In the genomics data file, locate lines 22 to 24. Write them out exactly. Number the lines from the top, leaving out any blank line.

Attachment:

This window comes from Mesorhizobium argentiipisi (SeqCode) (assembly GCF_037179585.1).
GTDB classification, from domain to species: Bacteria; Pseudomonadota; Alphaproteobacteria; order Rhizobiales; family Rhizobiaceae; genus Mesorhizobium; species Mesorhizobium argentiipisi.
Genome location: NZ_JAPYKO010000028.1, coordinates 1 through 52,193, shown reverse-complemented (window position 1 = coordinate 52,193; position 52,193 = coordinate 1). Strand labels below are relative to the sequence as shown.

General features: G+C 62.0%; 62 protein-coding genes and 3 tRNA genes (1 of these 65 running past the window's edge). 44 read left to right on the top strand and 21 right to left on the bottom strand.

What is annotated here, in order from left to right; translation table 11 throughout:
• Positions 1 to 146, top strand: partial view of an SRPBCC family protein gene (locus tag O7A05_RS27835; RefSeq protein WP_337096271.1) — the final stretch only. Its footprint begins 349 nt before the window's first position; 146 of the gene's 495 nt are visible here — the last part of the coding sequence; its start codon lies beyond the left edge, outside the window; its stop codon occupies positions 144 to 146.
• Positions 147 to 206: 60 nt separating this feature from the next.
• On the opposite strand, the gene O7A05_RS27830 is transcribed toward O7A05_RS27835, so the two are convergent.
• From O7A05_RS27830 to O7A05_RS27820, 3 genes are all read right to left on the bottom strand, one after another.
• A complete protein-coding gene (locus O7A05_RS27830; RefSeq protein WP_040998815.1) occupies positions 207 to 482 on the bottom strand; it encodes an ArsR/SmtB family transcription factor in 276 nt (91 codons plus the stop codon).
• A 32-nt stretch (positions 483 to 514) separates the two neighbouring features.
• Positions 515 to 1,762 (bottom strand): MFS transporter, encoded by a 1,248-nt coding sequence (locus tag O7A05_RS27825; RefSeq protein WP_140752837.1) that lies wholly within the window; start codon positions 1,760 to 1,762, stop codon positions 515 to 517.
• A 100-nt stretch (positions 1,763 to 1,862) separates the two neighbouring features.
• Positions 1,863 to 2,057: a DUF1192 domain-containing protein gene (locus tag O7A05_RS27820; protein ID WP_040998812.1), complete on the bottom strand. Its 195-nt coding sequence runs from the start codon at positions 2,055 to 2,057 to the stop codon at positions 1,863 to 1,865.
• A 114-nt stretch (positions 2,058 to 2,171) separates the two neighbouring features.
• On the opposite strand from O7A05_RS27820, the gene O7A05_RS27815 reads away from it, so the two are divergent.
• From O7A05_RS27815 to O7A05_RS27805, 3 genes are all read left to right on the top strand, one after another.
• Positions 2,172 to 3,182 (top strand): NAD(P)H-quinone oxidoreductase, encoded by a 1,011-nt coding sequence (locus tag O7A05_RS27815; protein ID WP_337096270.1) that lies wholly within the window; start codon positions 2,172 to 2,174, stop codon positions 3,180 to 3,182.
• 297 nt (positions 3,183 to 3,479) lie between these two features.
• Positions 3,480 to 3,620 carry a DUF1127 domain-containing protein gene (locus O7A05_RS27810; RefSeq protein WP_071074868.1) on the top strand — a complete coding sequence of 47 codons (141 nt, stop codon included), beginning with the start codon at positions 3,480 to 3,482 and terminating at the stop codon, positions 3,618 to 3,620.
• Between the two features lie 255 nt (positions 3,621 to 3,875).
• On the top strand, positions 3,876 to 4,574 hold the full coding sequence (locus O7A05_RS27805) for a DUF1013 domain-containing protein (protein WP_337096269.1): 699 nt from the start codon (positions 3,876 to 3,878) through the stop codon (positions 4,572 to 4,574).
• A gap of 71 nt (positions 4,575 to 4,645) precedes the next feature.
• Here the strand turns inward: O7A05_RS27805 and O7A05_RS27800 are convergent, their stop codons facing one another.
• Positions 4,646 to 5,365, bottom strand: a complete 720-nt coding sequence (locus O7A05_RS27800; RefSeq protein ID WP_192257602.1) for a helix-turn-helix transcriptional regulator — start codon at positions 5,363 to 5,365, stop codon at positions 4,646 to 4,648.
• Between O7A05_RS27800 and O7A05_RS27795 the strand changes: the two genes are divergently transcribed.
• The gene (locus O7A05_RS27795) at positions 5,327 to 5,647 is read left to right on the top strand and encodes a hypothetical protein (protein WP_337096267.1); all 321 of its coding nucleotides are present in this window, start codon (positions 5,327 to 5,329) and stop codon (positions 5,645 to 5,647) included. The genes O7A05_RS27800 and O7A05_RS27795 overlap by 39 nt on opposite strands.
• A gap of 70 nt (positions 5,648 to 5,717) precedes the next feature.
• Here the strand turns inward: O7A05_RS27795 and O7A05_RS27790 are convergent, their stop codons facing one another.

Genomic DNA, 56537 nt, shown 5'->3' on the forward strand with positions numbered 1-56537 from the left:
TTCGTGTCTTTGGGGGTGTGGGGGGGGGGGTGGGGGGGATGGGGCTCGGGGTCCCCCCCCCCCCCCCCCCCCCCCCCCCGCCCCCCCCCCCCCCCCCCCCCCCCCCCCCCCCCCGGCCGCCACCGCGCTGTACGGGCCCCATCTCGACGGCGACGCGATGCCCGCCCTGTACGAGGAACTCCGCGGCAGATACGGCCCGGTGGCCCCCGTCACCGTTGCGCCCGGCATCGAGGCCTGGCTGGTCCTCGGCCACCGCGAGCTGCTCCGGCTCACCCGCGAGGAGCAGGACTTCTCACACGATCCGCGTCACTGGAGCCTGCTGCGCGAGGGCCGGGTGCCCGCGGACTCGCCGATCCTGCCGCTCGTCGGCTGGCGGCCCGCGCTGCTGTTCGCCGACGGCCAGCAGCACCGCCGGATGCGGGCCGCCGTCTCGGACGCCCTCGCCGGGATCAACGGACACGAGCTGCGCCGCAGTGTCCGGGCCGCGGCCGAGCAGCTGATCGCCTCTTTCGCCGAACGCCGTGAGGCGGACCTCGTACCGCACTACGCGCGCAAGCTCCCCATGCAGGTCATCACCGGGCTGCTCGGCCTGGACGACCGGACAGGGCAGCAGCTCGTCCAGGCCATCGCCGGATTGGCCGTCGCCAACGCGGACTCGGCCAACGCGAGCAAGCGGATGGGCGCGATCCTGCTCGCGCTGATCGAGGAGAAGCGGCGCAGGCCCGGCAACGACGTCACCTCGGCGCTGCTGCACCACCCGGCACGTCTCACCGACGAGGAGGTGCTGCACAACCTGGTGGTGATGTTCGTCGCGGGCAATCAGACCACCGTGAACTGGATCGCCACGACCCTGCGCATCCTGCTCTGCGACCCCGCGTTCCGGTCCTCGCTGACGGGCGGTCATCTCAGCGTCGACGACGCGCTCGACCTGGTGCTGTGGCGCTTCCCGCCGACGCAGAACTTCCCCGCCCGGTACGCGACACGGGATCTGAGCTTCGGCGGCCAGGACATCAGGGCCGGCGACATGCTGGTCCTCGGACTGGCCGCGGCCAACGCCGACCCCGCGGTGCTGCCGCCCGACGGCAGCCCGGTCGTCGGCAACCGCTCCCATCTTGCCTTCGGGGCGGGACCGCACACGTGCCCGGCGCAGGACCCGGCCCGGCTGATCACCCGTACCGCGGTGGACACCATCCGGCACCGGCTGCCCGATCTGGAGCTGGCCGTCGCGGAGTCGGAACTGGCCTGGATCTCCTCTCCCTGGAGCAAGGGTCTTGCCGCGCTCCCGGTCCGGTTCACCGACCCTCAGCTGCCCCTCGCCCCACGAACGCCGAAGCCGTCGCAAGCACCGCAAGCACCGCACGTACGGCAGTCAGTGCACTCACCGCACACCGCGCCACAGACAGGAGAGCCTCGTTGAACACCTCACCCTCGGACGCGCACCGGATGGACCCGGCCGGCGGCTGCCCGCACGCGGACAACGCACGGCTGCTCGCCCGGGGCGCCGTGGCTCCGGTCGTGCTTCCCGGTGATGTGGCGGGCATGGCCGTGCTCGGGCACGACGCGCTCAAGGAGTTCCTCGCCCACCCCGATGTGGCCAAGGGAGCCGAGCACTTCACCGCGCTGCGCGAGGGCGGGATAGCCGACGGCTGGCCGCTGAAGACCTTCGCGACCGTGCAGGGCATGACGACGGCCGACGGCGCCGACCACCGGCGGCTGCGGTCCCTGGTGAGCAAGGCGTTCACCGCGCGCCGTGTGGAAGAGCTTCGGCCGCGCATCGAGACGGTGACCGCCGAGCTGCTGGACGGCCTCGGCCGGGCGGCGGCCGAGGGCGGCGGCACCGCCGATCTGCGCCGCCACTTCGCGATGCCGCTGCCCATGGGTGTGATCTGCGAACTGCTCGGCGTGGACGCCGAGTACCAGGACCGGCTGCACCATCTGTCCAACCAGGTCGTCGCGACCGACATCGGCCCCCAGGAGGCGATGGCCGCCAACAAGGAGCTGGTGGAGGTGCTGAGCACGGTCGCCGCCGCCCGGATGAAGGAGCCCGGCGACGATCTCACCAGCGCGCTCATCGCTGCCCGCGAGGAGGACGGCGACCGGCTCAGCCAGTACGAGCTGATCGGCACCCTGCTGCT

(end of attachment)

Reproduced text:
• On the top strand, positions 3,876 to 4,574 hold the full coding sequence (locus O7A05_RS27805) for a DUF1013 domain-containing protein (protein WP_337096269.1): 699 nt from the start codon (positions 3,876 to 3,878) through the stop codon (positions 4,572 to 4,574).
• A gap of 71 nt (positions 4,575 to 4,645) precedes the next feature.
• Here the strand turns inward: O7A05_RS27805 and O7A05_RS27800 are convergent, their stop codons facing one another.